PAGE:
Manor Farm to spend €25m on Cavan facility expansion
Irish chicken processor’s move set to create 600 new jobs and boost company’s output
Manor Farms managing director and co-owner Vincent Carton: wants to increase sales of Manor Farm-branded products from 7 per cent of turnover currently to 10 or 11 per cent over three years. Photograph: Barry Cronin
Irish chicken processor Manor Farm plans to spend €25 million over the next five years to expand its facility in Shercock, Co Cavan.
This will result in the creation of 600 new jobs and boost the company’s output of processed chickens from 900,000 a week to 1.5 million.
Owned by Carton Brothers, Manor Farm currently employs 824 staff at its premises in Shercock, a nearby feed mill and its head office in Clonee, Co Meath. The company had turnover last year of €249 million, of which 90 per cent was spent in the Republic.
In a wide-ranging interview in Business This Week, the company’s managing director and co-owner Vincent Carton said it wants to increase sales of Manor Farm-branded products from 7 per cent of turnover currently to 10 or 11 per cent over three years.
It has already launched cook-in-the-bag products in SuperValu and Dunnes Stores. “It’s about trying to convince the retailers to take it in and that’s the hard part,” Mr Carton said.
The rest of Manor Farm’s sales are own-label products for supermarkets, who prefer to sell chickens using their own brands with a picture or name of the farmer displayed prominently to prove its origin.
Mr Carton also revealed that the 241-year-old chicken business might not pass to the next generation of the family.
Mr Carton and his brother Justin are the eighth generation of Cartons to own and run the chicken company. Between them, they have eight daughters – the youngest doing her Leaving Cert – and Mr Carton accepts that none of them might want to run Manor Farm when the time comes to pass on the baton.
But the brothers would like the next generation to run a family business and have set up an entity called Carton Sisters to invest in various food products.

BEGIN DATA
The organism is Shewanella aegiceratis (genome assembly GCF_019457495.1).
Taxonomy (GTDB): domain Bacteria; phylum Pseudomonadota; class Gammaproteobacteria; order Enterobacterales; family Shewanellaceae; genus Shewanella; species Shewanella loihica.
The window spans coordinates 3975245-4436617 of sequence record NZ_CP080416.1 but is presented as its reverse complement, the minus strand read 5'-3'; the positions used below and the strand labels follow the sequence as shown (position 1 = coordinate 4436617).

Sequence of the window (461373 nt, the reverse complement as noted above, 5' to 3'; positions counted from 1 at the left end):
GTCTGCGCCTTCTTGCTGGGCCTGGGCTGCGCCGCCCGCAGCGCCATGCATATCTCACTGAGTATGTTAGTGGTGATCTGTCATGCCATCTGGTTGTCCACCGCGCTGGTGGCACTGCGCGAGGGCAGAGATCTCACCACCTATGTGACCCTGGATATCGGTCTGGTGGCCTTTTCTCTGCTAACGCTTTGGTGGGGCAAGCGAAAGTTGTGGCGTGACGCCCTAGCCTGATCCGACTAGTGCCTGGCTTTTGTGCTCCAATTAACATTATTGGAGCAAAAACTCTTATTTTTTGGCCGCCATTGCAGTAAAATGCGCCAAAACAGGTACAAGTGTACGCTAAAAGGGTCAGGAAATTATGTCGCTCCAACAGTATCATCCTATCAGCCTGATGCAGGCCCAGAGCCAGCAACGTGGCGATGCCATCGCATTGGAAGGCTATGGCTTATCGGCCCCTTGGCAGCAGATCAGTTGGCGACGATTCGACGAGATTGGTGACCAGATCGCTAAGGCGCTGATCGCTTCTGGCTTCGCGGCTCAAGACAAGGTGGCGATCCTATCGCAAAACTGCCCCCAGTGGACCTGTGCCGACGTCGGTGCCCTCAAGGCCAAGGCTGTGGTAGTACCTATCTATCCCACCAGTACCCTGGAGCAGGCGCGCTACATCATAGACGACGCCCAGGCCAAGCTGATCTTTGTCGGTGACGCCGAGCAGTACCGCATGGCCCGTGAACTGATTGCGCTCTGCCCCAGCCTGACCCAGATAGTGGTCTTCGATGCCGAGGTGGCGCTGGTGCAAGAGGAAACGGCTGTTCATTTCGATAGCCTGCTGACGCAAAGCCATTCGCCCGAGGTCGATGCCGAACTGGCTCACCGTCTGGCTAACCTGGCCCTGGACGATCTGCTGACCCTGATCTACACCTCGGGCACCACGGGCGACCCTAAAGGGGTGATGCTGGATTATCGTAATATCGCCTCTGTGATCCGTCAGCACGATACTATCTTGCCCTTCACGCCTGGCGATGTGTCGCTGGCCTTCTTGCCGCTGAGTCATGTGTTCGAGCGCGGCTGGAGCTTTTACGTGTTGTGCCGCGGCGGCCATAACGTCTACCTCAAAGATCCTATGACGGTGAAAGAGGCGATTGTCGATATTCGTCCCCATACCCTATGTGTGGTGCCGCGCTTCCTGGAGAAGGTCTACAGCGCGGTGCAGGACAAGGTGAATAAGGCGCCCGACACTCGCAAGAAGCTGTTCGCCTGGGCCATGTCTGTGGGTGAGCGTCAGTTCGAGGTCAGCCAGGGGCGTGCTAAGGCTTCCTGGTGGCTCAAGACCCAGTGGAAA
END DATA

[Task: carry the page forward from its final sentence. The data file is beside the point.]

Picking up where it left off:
“One of our jobs in the next number of years is to bring on the next generation,” he said. “It might not be in chicken but I don’t see that as a problem. What they’ve indicated to us is that they’d certainly like to develop a food business but maybe not commodity chicken. They would much prefer to be involved in the health and wellness space.”
The plan is for capital to be freed up from the successful chicken business to invest in other food products. The company has already begun trialling “Proper Pops”, a healthy snack that has been developed as an alternative to crisps.
As part of its succession planning, the Cartons were co-founders of the Family Business Network in Ireland. Set up three years ago, it currently has 40 family businesses as members sharing information and experiences, and the plan is to grow it to about 150 families.
For now, the brothers will continue to own and operate the business but Mr Carton is open to bringing his daughters and nieces in as shareholders over time. He is also open-minded to management possibly taking on the business in the longer term.
“We have succession planning within the business and we have a really good management team who are well able to run this business and take over my job. I’d get as much kick out of seeing them developing the business as I would my own family.”